Daily Mail

Why make such a fuss about a blink-and-you-missed-it scandal?


ChANNel 4 has had sex on the brain for 40 years. And now that its execs are in the grip of a self-righteous puritanism, it gets to talk about sex even more.

The broadcaste­r that brought us Naked Attraction, Sex Box and artporn movies branded with a red triangle also loves to preach that other people’s sexual inclinatio­ns are nobody’s business but their own.

So Ch4 was hardly likely to miss the chance to go muck-raking as it marked the 25th anniversar­y of what one contributo­r called the biggest news story of the 1990s — George Michael’s arrest in a los Angeles public toilet.

What do you mean, you’d forgotten all about that? According to George Michael: Outed (Ch4), this blink-and-you-missed-it scandal was more sensationa­l than the death of Princess Diana or, if you really can’t stop thinking about sex, President Clinton’s messy encounter with White house intern Monica lewinsky.

My memory of George’s arrest is that the furore was over in a day. It was too sordid to last. even the singer didn’t seem too mortified: he went out to dinner with boyfriend Kenny Goss the same evening.

later that year, in 1998, he recorded a suggestive song about his al fresco procliviti­es, called Outside. Not one of his best, it was Britain’s 54th best- selling single that year. This minor hit wasn’t mentioned in the show, though perhaps we’ll hear a clip in part two tonight.

Flipping back and forth between George’s early fame in Wham, when he was a teenyboppe­r pin-up, and his humiliatin­g arrest 15 years later, the documentar­y claimed that his status as a sex symbol made it almost impossible for him to be honest about his homosexual­ity.

That’s not true, though. You could hardly pretend David Bowie, Freddie Mercury, elton John or even Mick Jagger posed as rigidly heterosexu­al. And as one 1980s celeb, DJ Fat Tony, pointed out, anyone who met George could guess he was gay ‘from day one’.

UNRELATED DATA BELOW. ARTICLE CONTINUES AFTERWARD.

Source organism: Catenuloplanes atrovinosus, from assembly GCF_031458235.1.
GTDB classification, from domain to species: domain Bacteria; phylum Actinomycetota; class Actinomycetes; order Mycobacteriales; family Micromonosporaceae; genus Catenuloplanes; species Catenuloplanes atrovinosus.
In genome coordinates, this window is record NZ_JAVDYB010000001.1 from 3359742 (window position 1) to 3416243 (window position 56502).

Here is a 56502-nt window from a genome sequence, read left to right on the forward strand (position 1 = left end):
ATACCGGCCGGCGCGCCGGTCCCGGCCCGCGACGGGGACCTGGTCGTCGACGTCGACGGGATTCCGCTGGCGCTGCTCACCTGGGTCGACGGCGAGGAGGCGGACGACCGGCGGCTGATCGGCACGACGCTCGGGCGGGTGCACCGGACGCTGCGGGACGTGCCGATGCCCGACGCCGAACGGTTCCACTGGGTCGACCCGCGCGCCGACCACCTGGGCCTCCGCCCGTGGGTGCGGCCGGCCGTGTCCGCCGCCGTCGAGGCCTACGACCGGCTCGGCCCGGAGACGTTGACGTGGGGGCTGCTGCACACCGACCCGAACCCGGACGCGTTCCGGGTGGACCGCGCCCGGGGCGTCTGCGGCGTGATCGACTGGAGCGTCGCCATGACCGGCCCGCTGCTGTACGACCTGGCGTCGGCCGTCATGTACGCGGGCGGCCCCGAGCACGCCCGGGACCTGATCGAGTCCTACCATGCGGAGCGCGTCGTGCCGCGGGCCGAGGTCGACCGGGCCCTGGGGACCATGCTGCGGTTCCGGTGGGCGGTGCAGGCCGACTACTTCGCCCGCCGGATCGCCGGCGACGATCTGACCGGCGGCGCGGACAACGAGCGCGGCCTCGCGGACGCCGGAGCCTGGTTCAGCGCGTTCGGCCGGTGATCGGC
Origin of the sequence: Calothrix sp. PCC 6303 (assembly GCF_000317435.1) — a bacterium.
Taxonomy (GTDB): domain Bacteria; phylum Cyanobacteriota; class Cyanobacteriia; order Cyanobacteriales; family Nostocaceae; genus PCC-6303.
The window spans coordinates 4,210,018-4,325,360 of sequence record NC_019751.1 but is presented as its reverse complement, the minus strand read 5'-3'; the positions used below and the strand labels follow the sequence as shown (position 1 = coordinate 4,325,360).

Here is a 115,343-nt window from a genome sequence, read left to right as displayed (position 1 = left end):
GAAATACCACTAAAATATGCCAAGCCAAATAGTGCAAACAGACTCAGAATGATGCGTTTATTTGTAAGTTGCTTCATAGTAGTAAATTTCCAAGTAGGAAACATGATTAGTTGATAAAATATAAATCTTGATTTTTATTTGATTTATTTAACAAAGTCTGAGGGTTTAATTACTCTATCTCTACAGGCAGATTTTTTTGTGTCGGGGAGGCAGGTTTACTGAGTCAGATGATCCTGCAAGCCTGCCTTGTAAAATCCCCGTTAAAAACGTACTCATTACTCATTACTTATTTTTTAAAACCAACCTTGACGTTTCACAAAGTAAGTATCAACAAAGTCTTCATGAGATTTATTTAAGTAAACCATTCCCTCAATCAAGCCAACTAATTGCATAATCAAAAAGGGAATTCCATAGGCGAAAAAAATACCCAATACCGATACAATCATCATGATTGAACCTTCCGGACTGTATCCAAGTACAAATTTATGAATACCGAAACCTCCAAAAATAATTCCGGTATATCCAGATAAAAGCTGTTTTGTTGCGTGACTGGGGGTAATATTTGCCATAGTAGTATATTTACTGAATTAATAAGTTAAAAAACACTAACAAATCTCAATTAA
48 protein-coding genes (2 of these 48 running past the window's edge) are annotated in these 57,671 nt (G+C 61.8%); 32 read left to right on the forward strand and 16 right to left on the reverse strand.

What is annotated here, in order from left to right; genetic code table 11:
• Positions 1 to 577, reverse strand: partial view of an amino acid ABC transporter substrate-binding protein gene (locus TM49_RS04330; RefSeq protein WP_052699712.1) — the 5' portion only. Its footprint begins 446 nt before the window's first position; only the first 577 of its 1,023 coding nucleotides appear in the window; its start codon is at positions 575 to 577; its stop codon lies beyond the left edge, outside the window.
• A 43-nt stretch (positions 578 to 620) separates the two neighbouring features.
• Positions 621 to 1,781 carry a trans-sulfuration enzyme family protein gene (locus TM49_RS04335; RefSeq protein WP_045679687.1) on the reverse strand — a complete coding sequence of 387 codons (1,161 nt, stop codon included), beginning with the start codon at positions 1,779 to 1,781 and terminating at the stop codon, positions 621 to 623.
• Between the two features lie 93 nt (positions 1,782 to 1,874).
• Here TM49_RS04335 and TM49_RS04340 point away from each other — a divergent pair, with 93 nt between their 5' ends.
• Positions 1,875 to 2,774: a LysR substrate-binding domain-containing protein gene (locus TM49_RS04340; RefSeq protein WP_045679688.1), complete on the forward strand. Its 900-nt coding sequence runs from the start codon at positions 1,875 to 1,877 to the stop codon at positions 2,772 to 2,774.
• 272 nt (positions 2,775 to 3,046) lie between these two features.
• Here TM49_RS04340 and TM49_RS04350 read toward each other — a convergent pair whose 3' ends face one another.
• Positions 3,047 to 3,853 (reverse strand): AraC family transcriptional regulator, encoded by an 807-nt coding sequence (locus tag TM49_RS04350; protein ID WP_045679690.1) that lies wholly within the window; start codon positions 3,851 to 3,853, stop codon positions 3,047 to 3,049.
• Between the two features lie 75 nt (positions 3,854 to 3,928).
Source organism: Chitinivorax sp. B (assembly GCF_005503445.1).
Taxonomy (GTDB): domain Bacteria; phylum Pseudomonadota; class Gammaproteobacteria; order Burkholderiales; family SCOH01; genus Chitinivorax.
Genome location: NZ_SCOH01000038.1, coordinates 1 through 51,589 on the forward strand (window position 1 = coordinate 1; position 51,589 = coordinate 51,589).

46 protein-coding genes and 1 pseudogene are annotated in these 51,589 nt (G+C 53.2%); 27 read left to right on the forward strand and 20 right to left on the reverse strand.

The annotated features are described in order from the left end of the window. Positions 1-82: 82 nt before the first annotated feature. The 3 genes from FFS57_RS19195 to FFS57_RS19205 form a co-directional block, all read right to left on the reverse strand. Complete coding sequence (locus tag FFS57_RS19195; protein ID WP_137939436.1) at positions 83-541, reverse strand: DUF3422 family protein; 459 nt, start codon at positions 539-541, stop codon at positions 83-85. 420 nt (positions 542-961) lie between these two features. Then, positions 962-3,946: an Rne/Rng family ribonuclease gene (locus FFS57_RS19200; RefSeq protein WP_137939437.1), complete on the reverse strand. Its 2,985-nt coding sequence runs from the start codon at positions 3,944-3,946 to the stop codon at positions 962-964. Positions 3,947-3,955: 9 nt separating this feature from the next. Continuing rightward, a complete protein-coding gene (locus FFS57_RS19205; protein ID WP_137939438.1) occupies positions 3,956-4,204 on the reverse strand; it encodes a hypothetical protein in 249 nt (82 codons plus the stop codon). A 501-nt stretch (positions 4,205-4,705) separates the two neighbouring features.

‘I mean, I’m not being funny,’ Fat Tony added, ‘he was wearing espadrille­s and three- quarter length jeans. All the signs were there.’

If George Michael had wanted to let the world know quietly that he was gay, he could have done it with barely a ripple. Instead, he got drunk, got naughty and got arrested.

It’s fair to assume he was looking for danger and he found it. Admitting that wouldn’t suit Ch4’s po-faced agenda, though. Their version paints the media as monsters and George as a victim.

The victim in Unforgotte­n (ITV) is barely more than the basis of a subplot, as the focus shifts to DI Sunny Khan (the superb Sanjeev Bhaskar).

Precious Falade, whose body was discovered in a chimney last week, turns out to have been a petty thief and drug addict, killed by a bullet to the chest. how her life was linked to some of the other characters, including a Tory politician, isn’t clear — though we now know that the violent, overemotio­nal restaurant manager (Martina laird) is her mother.

As the clues fall slowly into place, our attention is on Bhaskar, giving a masterly performanc­e as a man fighting a losing battle against change.

When his partner announced she was pregnant, Sunny smiled and tried to say the right things — but his eyes radiated a different reaction. And, though he imagines he’s keeping a poker face in the office, his stare seethes with contempt for new boss DCI James (Sinead Keenan).

Bhaskar, who began his TV career as a sketch show comedian, has evolved as an actor throughout unforgotte­n. Now he’s simply outstandin­g.

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